Homemade Frugal Silver Cleaner

DIY Silver Tarnish Remover

Frugal Silver Cleaner. Photo © Erin Huffstetler

Tired of having to polish the good silverware every time you pull it out, or looking for a way to clean tarnished silver pieces that you found at an antique store, garage sale, or while rummaging in your grandmother's attic? Ditch the polish, and try this simple hands-off remedy that doesn't use any harsh chemicals or commercial products, and doesn't require any elbow grease.

What You Need for Silver Cleaning

  • aluminum foil
  • table salt
  • baking soda
  • hot water
  • wash tub or bucket


  • Place a piece of aluminum foil at the bottom of a wash tub or bucket.
  • Fill the container with hot water, preferably boiling water from a tea kettle or other container from which you can pour it safely.
  • Sprinkle in two tablespoons of table salt and two tablespoons of baking soda.
  • Drop your silver pieces into the water. When they settle on the aluminum foil, they should not be touching each other.
  • Allow your silver to soak for 2-3 minute, or as long as five minutes for heavily-tarnished items.
  • Carefully remove your silver items (do not drag them across the foil) and rinse them. The tarnish should now be gone.
  • Badly tarnished silver may need to be soaked a second time.
  • Variations: Some recipes call for only baking soda or only salt. Some also list washing soda, but it is more likely to etch your items than baking soda.

Why This Works

When salt, baking soda, aluminum foil and water are combined they create a chemical reaction known as ion exchange.

During this process, the tarnish on the silver (silver sulfide) is converted back into silver, and the sulfide becomes aluminum sulfide on the foil. If your silver is tarnished enough, you'll actually see brown tarnish on the aluminum foil. Who knew science could be a frugal person's best friend?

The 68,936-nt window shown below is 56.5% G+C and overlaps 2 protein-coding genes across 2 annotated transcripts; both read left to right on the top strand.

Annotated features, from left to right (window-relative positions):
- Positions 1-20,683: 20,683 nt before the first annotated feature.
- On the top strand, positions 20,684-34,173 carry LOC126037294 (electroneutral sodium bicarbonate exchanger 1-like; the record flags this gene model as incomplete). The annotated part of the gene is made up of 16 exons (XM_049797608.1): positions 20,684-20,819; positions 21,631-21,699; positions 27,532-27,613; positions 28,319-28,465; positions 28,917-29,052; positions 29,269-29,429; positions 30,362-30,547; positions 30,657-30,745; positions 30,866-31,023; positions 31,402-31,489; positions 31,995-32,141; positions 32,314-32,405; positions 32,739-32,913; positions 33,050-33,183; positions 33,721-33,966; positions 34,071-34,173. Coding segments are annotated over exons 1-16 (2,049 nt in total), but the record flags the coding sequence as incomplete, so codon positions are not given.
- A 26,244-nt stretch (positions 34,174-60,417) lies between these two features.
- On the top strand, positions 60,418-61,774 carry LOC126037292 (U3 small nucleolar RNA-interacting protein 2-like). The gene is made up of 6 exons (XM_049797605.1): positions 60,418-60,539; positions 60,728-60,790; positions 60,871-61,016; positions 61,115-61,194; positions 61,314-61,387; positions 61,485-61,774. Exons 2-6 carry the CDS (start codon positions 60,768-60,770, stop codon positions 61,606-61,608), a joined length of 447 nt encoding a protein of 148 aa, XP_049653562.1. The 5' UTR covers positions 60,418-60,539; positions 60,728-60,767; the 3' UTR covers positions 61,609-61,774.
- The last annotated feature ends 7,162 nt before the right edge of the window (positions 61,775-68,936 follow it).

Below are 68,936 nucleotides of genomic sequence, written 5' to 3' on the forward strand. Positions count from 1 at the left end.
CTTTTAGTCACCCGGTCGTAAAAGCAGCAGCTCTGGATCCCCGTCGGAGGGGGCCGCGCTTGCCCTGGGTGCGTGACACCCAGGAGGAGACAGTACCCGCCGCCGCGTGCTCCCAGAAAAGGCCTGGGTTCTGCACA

Benefits of The Aluminum Foil/Salt Cleaning Method

  • You don't have to polish the silver items.
  • You aren't using chemicals you don't understand.
  • It works fast.
  • It is inexpensive, and uses ingredients you probably already have in your kitchen.

Drawbacks of the Aluminum Foil/Salt/Soda Cleaning Method

This method will not only remove tarnish that occurs by contact between silver and air, but it will also remove factory-applied patinas. If you wanted to retain the patina, invest in a silver polish.

Silver restorer,Jeffrey Herman, also warns that the surface of silver items soaked this way will have a rougher surface when viewed under a microscope, and may tarnish faster due to this increased surface area. You might also see lighter and darker areas on the item, as pure silver replaces sterling silver and patina. You don't get more silver; you just get a different purity.

You should also take care not to scratch your silver items by dragging them across the aluminum foil. For these reasons, you may want to use a silver cleaner that requires buffing rather than soaking.

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